THE EDITOR, Sir:
Since my first letter generated some responses from people who believe that I am mistaken in suggesting that Andrew Holness offers the best hope for the Jamaica Labour Party (JLP), in particular, and the country in general in terms of transforming our politics, I just wish to add the following:
I believe that Jamaicans, including the media, who claim, like Ian Boyne, that Audley Shaw is the only one who can 'Tek it to Portia', are either being mischievous when they make comments like that, or have a narrow view of our politics, or are very short-sighted in terms of how they interpret the mood of the people.
For one, the JLP don't need a leader to 'Tek it to Portia'. The people who consistently support Portia have their reasons for doing so, and they will continue to do so, as long as she remains a visionary given to apparitions, prophecies, or revelations. What the JLP needs is a realistic leader, with a vision that can transform the party and the society into one that is less quixotic.
If we had done so since 1962, we would not be now depending on the International Monetary Fund to bring us back to reality. Our political parties must transform themselves into the vehicles, not only for this transformation but to sustain the transformation as well.
It would be difficult to drive this home to Mr Shaw in the twilight of his political career, and for this reason I understand 'the fire in his belly'. But, fire can't 'full belly', and the heat generated by his oratory will not remove the economic and social handicaps of our political tradition.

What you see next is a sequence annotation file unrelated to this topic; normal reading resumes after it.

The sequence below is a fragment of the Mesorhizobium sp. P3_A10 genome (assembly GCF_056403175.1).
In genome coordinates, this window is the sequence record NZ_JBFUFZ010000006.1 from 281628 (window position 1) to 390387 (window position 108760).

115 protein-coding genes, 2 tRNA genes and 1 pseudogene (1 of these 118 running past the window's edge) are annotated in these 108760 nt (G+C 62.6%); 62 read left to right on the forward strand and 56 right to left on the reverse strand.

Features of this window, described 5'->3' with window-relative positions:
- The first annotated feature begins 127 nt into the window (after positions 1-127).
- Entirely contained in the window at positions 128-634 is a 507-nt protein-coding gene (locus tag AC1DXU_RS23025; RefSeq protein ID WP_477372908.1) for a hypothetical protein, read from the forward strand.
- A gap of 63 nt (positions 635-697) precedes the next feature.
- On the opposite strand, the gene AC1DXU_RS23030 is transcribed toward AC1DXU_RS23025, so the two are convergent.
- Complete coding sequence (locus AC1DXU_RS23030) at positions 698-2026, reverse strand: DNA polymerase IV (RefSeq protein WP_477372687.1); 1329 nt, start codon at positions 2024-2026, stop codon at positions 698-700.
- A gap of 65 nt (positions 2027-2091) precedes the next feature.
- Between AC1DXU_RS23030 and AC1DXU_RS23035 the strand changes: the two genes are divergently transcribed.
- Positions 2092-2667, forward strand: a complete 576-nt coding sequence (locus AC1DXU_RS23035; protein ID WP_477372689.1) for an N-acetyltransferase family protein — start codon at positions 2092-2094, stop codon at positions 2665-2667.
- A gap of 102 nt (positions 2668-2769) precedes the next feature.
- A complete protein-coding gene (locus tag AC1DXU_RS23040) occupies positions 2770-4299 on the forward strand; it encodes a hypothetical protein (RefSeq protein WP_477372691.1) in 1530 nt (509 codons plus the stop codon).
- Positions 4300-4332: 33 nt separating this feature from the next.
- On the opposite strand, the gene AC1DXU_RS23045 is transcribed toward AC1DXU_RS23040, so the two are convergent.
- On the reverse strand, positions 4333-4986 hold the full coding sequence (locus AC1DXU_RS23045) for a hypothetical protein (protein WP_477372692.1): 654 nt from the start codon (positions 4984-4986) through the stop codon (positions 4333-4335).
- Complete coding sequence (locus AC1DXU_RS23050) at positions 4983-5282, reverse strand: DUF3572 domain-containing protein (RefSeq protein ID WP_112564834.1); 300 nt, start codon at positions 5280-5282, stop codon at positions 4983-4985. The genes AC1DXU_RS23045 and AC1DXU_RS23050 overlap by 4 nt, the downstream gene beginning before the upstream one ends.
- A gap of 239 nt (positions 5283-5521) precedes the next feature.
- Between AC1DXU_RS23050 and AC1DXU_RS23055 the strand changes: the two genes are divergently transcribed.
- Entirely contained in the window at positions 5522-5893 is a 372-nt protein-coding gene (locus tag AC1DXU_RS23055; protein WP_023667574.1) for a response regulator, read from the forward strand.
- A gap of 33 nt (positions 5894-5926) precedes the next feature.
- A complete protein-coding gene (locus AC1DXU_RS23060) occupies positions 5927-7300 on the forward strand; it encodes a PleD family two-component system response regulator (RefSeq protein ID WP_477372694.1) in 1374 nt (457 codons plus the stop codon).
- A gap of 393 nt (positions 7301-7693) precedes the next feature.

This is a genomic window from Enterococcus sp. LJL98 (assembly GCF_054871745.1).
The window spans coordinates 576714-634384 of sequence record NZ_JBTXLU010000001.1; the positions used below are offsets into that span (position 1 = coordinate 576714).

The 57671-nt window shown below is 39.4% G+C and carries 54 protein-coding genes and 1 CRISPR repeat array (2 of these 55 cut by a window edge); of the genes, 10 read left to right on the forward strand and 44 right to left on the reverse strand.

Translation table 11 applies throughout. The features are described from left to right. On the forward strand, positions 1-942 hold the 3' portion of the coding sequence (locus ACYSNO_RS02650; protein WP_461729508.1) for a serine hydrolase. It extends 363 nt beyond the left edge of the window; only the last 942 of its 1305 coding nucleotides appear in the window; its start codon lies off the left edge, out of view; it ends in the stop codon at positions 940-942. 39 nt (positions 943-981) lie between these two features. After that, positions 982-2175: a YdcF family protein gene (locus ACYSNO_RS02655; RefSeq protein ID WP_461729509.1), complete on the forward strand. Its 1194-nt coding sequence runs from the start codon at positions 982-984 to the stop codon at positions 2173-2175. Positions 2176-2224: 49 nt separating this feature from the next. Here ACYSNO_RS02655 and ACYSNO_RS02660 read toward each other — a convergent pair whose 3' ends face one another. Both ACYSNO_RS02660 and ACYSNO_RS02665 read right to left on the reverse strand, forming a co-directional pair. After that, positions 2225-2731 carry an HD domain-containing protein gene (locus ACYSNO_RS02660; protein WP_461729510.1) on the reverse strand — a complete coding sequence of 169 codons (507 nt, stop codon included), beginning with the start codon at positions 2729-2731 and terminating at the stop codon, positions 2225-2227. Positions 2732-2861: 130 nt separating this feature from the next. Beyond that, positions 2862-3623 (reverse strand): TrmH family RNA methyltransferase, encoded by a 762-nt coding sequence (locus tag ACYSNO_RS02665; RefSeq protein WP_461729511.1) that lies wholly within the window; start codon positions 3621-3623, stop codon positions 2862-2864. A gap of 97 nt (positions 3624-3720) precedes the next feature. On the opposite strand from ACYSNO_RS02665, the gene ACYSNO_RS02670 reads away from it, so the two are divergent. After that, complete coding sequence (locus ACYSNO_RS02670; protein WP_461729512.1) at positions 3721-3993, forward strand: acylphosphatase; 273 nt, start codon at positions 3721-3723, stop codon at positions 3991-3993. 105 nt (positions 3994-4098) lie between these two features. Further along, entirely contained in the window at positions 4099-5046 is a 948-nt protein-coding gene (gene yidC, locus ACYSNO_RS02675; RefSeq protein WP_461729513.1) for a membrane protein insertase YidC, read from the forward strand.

Political transformation is needed in both political parties. We cannot continue a tradition of electing leaders who spew hot air and make unrealistic promises, as we did up to December 2011.
Mr Holness is under fire because he has offered himself as a transformational leader. What's more, he has youth and intelligence to make the transformation sustainable. So, it shouldn't be surprising that there are people within his party who feel that, if he succeeds, their hopes of becoming the next leader are dashed; or people who feel that the influence they sway over the party, because of their investments, is threatened.
Mr Holness has taken on a very powerful clique and a 'rich' tradition. He is up for a serious battle if he insists on transformation and he cannot let people turn him into a modern-day Don Quixote. They will try to undermine, overthrow or ridicule his efforts, but as patriotic Jamaicans seeking the best for ourselves and our children, we have a duty to either support him or welcome his efforts.
We must, at least, give him a chance if we are to turn around the trend of fewer and fewer members of the electorate voting for a government; more and more young people being turned off from politics; a growing number of intellectuals and professionals seeing politics as a 'pit latrine'; and the media seeing politicians as political gangs occupying Gordon House, or just a bunch of jokers.
That cannot be the future we envisage for ourselves and our children, if we are really patriotic.